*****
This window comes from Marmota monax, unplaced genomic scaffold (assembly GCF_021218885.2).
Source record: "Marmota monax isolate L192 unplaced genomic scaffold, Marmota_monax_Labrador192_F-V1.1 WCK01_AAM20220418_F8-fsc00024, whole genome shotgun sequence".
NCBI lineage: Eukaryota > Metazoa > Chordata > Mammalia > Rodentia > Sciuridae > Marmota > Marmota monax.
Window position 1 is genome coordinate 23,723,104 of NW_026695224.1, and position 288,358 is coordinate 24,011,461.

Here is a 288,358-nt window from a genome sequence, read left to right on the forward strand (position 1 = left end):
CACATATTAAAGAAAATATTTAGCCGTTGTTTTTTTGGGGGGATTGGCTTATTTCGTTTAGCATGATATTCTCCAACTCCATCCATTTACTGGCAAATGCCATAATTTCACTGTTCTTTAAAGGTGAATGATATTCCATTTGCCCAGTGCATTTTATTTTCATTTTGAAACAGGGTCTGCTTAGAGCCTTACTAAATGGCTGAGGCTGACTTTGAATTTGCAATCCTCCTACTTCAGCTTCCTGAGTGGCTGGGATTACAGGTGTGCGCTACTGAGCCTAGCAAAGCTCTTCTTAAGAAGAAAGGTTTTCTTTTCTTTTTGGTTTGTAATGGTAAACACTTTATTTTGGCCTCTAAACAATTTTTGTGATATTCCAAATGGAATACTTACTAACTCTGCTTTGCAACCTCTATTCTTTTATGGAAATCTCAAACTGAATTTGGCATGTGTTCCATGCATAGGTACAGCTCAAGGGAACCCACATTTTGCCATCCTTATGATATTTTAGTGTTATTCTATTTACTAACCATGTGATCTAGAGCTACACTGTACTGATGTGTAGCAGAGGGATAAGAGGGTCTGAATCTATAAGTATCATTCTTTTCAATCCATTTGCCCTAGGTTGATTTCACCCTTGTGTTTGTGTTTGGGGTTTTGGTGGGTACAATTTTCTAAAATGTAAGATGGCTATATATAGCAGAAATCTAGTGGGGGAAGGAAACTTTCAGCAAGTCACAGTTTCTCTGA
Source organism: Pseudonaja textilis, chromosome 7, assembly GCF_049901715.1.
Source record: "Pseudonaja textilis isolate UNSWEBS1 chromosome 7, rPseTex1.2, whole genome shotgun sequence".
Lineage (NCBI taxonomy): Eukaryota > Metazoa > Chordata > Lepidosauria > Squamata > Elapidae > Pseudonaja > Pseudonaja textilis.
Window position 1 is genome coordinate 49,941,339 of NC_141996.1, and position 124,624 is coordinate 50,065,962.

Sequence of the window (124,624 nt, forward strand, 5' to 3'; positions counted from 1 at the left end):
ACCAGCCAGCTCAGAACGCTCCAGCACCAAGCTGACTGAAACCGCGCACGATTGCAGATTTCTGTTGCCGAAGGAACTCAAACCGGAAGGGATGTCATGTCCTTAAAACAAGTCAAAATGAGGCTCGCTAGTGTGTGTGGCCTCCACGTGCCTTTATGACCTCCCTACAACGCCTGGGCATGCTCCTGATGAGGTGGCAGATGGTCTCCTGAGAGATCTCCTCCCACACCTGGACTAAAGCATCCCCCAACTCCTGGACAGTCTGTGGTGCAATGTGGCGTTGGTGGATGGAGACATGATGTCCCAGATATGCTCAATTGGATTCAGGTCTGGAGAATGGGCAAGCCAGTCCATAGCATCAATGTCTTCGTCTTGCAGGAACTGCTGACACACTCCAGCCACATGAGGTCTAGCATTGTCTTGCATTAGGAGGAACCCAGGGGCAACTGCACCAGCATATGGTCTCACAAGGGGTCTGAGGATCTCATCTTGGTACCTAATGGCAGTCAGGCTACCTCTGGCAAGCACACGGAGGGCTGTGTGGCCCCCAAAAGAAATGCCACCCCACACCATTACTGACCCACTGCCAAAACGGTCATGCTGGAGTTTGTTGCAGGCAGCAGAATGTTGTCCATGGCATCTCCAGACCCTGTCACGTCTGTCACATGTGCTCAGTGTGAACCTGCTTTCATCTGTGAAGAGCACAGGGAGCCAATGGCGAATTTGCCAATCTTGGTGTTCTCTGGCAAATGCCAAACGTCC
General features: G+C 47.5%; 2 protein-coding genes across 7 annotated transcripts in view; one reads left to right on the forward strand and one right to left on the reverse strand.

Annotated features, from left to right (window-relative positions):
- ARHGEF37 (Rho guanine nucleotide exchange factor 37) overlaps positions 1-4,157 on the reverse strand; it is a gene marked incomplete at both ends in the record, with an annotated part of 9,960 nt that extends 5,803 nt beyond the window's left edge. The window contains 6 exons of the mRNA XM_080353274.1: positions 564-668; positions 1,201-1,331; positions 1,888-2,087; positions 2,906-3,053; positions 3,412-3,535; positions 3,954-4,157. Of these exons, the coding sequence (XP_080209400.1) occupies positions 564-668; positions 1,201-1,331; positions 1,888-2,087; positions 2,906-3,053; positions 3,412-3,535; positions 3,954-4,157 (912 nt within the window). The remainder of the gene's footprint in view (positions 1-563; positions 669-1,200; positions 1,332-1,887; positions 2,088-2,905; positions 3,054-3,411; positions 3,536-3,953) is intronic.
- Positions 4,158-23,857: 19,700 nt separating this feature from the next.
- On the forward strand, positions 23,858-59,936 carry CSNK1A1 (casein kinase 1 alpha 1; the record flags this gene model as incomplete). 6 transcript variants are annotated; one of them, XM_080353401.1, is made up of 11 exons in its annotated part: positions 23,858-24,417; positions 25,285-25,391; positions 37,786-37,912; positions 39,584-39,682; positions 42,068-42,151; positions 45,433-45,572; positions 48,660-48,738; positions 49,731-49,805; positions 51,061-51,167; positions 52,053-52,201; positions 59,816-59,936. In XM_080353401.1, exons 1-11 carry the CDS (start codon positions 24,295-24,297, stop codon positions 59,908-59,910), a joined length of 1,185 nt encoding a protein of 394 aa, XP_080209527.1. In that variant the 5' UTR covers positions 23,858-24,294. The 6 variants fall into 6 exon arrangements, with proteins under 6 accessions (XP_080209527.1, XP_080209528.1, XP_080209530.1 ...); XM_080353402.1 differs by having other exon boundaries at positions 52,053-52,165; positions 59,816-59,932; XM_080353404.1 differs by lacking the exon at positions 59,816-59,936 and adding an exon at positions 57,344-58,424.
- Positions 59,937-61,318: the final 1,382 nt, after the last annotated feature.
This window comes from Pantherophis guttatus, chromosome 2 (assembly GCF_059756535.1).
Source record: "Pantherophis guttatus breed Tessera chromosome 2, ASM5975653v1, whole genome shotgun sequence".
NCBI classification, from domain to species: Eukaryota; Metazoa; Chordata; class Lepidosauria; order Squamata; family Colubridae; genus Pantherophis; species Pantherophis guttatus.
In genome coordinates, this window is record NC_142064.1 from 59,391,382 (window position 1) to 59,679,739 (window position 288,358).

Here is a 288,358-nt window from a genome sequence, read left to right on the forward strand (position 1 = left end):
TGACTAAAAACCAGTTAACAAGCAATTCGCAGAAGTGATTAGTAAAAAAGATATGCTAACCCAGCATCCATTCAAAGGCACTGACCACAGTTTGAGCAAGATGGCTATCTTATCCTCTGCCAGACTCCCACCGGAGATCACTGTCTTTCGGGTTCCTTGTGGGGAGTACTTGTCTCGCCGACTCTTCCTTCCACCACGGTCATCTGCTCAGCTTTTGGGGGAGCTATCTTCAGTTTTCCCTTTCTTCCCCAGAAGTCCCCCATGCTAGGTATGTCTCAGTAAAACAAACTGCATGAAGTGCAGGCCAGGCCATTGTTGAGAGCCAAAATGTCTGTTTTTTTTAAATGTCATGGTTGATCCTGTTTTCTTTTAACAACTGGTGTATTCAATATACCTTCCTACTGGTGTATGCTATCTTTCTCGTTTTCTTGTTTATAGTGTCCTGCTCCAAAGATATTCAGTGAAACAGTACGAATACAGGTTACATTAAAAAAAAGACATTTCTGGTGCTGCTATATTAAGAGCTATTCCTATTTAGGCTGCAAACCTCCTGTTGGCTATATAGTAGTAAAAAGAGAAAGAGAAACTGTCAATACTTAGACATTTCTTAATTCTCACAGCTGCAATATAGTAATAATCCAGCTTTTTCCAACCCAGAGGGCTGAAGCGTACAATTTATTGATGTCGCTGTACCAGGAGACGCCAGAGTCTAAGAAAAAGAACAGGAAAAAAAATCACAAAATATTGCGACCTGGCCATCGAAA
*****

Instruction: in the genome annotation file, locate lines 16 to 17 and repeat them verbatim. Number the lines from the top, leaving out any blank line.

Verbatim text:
- Positions 4,158-23,857: 19,700 nt separating this feature from the next.
- On the forward strand, positions 23,858-59,936 carry CSNK1A1 (casein kinase 1 alpha 1; the record flags this gene model as incomplete). 6 transcript variants are annotated; one of them, XM_080353401.1, is made up of 11 exons in its annotated part: positions 23,858-24,417; positions 25,285-25,391; positions 37,786-37,912; positions 39,584-39,682; positions 42,068-42,151; positions 45,433-45,572; positions 48,660-48,738; positions 49,731-49,805; positions 51,061-51,167; positions 52,053-52,201; positions 59,816-59,936. In XM_080353401.1, exons 1-11 carry the CDS (start codon positions 24,295-24,297, stop codon positions 59,908-59,910), a joined length of 1,185 nt encoding a protein of 394 aa, XP_080209527.1. In that variant the 5' UTR covers positions 23,858-24,294. The 6 variants fall into 6 exon arrangements, with proteins under 6 accessions (XP_080209527.1, XP_080209528.1, XP_080209530.1 ...); XM_080353402.1 differs by having other exon boundaries at positions 52,053-52,165; positions 59,816-59,932; XM_080353404.1 differs by lacking the exon at positions 59,816-59,936 and adding an exon at positions 57,344-58,424.